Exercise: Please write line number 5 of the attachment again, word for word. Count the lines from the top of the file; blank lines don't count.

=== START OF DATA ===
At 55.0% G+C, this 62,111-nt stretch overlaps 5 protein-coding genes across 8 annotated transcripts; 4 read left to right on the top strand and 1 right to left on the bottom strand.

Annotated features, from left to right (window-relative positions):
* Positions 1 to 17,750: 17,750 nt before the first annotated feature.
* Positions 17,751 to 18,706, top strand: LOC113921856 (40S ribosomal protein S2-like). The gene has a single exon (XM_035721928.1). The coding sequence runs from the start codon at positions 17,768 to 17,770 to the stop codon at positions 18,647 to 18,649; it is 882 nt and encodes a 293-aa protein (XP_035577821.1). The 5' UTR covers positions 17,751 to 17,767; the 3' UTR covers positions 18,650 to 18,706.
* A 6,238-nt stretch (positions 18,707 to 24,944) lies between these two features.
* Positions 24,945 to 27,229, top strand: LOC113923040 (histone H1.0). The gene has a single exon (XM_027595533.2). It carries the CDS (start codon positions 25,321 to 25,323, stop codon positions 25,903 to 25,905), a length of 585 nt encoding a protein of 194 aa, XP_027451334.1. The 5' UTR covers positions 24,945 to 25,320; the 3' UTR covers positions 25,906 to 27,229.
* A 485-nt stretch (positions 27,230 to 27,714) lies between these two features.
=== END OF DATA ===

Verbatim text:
* A 6,238-nt stretch (positions 18,707 to 24,944) lies between these two features.